The St. Paul school board narrowly approved a new contract Tuesday that keeps armed police officers stationed in its schools for at least one more year. Under terms nearly identical to last year’s deal, the schools will pay $700,000 for the services of seven school resource officers. The City of St. Paul’s share is $100,000. The contract is several months late. The parties have been working under last year’s expired contract for the first half of this school year. The district had hoped to negotiate more favorable financial terms and a multi-year agreement. Instead, they settled for a one-year deal on a 4-3 vote. “I thought that this year might be different,” board chairwoman Zuki Ellis said. “I’m feeling really annoyed that this is the place where we’re at.” She voted against the contract, along with Marny Xiong and Jeanelle Foster. “We need to see what other options we have, because of the trauma and experience of our … [Read more...] about Armed police officers will remain stationed in St. Paul schools, for now
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St. Paul Public Schools will invest heavily in its middle schools and push all students to explore careers as part of a new five-year strategic plan. Superintendent Joe Gothard detailed specific initiatives for his “SPPS Achieves” plan on Tuesday in his 18th month on the job. Other focus areas include improving school culture and making instruction more culturally relevant. Using district and state tests, surveys, college data and more, the district will track its progress over 38 metrics, each with its own 2024 target. “We believe there’s incredible growth potential and we’ll have no problem resetting our goals more aggressively,” Gothard said, calling the goals “attainable and aspirational.” Middle school changes will start next fall with reversing budget cuts implemented in 2016. Students in grades 6-8 will again have three elective courses, instead of two, and teachers will have designated collaboration time during the school day. … [Read more...] about Better middle schools, career exploration key to new St. Paul school strategic plan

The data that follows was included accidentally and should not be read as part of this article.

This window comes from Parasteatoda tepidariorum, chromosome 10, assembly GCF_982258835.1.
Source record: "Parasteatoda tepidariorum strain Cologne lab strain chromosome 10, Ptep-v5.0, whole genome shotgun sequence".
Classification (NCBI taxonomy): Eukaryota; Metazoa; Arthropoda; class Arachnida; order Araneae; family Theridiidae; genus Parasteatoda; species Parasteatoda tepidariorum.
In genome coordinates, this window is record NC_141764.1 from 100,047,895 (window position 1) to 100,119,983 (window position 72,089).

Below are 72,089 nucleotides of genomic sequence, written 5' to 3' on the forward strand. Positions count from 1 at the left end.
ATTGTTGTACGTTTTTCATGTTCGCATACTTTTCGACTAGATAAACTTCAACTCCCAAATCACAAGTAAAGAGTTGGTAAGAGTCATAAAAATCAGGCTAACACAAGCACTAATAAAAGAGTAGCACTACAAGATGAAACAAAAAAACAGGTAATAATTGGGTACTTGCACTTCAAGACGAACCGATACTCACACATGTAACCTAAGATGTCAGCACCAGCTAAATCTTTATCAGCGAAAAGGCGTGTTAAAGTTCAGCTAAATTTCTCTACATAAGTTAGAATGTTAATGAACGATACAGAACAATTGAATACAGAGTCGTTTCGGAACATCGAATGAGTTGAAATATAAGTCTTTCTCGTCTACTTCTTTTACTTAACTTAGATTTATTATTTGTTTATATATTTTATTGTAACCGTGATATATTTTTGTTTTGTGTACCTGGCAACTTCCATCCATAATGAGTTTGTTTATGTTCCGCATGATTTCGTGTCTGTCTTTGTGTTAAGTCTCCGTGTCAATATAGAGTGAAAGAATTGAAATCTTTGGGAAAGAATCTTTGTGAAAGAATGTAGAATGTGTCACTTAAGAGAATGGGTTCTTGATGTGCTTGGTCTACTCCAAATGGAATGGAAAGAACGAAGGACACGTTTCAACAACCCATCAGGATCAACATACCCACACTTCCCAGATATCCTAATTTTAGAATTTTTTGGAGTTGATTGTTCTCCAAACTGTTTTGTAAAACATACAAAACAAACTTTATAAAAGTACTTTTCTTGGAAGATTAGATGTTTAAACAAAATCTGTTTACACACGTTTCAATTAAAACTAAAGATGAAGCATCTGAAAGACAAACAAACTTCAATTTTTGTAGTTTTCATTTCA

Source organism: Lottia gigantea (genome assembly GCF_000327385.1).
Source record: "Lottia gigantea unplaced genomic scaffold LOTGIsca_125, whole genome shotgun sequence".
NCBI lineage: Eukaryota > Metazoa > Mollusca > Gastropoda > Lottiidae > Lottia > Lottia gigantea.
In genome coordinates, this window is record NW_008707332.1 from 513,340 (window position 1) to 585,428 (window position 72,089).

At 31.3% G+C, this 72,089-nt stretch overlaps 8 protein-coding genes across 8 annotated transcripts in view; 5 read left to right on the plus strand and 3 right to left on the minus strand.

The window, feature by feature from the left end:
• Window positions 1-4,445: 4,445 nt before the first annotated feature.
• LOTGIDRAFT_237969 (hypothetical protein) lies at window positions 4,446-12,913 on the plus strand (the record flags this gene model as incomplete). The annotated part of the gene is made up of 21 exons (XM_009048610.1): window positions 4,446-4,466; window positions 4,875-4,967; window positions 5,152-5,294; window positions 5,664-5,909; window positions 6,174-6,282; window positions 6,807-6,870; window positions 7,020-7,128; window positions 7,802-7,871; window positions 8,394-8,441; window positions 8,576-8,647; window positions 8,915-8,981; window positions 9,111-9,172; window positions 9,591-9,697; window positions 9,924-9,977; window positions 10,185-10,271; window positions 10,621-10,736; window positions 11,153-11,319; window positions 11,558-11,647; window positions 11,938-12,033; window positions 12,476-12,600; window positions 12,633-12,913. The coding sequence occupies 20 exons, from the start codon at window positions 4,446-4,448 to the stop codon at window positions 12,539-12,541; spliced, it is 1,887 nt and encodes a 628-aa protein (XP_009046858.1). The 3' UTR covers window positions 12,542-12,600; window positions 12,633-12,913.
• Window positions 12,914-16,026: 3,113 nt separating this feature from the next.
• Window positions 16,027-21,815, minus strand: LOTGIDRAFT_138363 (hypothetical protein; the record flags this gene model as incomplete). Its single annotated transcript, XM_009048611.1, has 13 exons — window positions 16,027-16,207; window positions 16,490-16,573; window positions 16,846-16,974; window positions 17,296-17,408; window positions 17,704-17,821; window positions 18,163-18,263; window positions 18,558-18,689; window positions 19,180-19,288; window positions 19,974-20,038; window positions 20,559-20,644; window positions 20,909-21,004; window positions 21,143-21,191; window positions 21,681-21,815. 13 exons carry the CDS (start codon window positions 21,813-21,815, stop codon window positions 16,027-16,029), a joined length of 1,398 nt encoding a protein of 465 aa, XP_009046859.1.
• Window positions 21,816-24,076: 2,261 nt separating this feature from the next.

St. Paul and the St. Paul Pioneer Press editorial board have traditionally supported special tax levies for St. Paul Schools, on the reasoning that as our public schools go, so goes the city. And that our elected school board is directly accountable to St. Paul voters, who are not afraid to change course when need be. This year’s levy proposal — larger and longer than usual, and with the backdrop of construction-plan surprises, insufficient progress on closing gaps among white students and students of color, teacher-union leadership that at times seems confused about who its allies are, and a pile-up of tax increases from local entities — is more difficult to swallow. Still, our traditional reasoning holds: It’s best to swallow hard and vote yes. And then raise a little hell — about financial controls, clarity of purpose, clarity of measurement toward that purpose, clarity about what the money is for and where it goes and what it does. The school district … [Read more...] about Editorial: Swallow hard to vote yes for St. Paul school levy
Eye-popping tax proposals and a half-baked strategic plan could make Tuesday’s St. Paul Public Schools referendum an unusually hard sell in a city that’s historically opened its wallets to support public education. The four St. Paul school levy increases since 2000 each won between 56 percent and 62 percent approval from voters. Tuesday’s vote could be closer, judging by the results of a May survey commissioned by the school board. It found 58 percent of respondents were willing to pay an extra $125 a year in school taxes, while just 44 percent would pay $150. The school board settled on an $18.6 million tax hike that would cost the average homeowner $135 a year plus inflation. Rosilyn Carrol, a school board member from 1976 to 1983, hasn’t decided how she’ll vote. She’s been frustrated by the quality of education on the city’s East Side and doesn’t see a clear plan for improvement, with or without higher taxes. “To do the same old … [Read more...] about Will higher taxes, unclear goals doom St. Paul schools referendum?
A girl at a St. Paul elementary school noticed a suspicious man lurking near their playground earlier this week and told some of her classmates. As the man started heading in her direction, her friends huddled around her, and the man ran away, authorities say. That’s part of the narrative included in a criminal complaint filed in Ramsey County District Court on Thursday. Yeng Houa Moua was charged with one count of fourth-degree criminal sexual conduct as well as additional counts of making threats of violence and fifth-degree drug possession for his alleged actions Wednesday evening. Police officers went to Phalen Lake Elementary on 1089 Cypress Street about 6 p.m. after receiving a report that a man had been spotted watching children on the playground with his hands down his pants, the complaint said. A 10-year-old student told officers he saw a man thrusting his hips at kids, prompting he and others to approach him. The man threatened to rape and kill the students if they got … [Read more...] about Man near St. Paul school with hands down his pants threatens students who confront him, charges say